Then there’s the possibility of diminishing returns to SOA deployments, as raised by David Linthicum. David said that there’s a point where the amount of resources being poured into an SOA effort may begin to exceed the benefits being gained. David calculates that most of the benefits of an SOA may be wrung out within the first five to six years.

The big gains come later as the SOA gains critical mass within the organization, thus the payback being heavier at the back end. SOA may be more about economies of scale. Perhaps the ROI comes later in the evolution, and the most expenses incurred and risks taken in the earliest years of an SOA effort, since that’s when the first components for a particular service area are designed, developed, debugged, tested, and put in the registry/repository.  No special benefits are realized since only one business unit is using the new services, and initial costs may not be all that much different than the work required for a legacy application or integration project.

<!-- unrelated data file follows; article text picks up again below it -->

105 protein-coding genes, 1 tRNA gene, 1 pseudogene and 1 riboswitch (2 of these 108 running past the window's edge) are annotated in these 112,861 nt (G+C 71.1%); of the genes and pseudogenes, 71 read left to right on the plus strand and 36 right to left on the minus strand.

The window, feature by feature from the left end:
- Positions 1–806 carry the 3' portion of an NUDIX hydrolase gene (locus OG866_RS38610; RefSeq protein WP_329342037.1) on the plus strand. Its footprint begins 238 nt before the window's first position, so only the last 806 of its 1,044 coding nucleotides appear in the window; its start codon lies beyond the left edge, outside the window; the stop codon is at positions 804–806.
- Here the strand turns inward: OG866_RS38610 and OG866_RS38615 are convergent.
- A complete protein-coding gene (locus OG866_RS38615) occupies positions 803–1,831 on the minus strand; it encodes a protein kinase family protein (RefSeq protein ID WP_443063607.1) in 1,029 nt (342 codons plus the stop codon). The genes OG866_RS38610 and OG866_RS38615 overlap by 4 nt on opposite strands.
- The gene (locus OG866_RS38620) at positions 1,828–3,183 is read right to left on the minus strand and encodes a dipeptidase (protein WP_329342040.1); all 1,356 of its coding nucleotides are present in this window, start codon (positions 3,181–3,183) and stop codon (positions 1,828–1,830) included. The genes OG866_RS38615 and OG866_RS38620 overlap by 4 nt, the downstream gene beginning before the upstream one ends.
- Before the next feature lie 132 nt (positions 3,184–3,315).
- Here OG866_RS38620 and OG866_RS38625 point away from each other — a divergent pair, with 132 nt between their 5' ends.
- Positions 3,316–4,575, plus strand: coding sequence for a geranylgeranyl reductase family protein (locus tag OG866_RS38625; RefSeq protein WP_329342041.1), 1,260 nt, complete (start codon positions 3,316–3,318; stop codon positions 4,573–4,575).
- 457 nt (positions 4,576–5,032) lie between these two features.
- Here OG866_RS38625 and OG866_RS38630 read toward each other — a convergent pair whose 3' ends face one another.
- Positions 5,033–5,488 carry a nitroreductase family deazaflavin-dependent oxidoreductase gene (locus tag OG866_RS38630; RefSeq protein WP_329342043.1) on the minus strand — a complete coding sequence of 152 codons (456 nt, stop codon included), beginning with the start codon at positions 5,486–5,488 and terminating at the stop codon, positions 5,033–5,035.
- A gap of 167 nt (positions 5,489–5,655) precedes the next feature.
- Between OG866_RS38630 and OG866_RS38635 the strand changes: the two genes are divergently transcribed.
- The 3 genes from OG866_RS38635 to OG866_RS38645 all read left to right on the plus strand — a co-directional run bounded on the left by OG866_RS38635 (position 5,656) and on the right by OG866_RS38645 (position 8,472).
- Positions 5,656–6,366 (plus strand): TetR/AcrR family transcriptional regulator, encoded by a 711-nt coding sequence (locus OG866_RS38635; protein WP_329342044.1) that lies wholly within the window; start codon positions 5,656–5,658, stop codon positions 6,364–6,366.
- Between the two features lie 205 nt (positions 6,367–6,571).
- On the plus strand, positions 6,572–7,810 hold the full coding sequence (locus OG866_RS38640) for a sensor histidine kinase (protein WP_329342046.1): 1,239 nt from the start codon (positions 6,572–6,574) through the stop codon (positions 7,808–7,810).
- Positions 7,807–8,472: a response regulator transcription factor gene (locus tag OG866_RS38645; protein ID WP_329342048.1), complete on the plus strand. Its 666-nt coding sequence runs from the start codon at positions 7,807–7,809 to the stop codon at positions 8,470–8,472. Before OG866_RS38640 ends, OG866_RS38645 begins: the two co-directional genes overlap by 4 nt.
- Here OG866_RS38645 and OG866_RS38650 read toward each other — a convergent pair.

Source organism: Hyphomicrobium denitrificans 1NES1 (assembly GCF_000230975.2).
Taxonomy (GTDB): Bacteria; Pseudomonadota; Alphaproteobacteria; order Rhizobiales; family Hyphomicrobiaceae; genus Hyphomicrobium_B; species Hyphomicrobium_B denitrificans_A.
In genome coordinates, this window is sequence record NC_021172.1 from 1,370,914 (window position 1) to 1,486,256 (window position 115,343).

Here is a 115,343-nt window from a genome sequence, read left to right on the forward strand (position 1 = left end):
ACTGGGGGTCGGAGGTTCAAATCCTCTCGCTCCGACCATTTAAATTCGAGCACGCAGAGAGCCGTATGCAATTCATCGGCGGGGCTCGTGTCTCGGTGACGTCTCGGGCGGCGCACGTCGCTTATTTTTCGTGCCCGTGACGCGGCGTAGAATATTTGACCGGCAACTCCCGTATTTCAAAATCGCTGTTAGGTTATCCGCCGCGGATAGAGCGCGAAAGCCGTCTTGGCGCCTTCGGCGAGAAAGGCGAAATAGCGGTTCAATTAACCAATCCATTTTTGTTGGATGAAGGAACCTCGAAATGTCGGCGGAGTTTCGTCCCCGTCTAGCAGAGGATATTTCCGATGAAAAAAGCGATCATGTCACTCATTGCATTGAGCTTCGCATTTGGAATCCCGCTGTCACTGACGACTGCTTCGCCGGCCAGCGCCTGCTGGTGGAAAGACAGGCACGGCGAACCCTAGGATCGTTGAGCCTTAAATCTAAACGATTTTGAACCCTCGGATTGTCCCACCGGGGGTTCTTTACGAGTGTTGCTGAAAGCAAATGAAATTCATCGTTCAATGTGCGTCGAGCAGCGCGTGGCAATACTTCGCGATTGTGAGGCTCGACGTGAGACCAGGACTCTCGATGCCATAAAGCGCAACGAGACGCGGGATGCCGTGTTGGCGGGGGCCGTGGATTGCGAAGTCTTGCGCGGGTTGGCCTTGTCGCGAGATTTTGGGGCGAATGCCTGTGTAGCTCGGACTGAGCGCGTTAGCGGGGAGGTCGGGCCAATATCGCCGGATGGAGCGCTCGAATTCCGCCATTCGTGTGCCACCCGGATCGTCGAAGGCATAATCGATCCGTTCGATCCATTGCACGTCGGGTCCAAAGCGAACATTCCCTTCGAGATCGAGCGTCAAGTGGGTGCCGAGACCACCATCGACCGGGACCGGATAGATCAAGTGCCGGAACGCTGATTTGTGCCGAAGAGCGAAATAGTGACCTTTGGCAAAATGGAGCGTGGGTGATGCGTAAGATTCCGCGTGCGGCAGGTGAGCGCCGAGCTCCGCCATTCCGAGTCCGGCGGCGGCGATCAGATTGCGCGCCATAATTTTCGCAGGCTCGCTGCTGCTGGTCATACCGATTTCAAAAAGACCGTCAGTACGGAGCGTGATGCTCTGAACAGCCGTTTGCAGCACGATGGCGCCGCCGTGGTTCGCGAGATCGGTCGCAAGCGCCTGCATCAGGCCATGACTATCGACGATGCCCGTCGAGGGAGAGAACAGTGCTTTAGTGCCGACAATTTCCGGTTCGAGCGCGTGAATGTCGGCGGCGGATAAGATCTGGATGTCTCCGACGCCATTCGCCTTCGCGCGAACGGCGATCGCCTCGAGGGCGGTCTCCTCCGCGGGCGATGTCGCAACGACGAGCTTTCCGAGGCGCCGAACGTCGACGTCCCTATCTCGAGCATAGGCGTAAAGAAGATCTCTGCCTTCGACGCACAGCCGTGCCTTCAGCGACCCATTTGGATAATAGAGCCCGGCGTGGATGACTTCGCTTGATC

The equation changes when a second business comes along that can also use some of those service components. But perhaps at least three-quarters of the required services still do not exist and need to be built from scratch. The next business unit may then find an even larger list of services it can draw from, perhaps half of what’s needed, and so on. Eventually, an enterprise may reach a point where relatively little original work is required for new applications. That would mean ROI is realized through an increasing economy of scale, achieved through ever-growing reuse.

But, either scenario being the case, are organizations prepared to measure the more squishy paybacks that may occur as their business does gain more agility, reflected in better time to market and responsiveness to change? Perhaps, as Pugsley recommends, SOA should incorporate a risk assessment aspect, that reviews a lot of ‘what-if’ scenarios.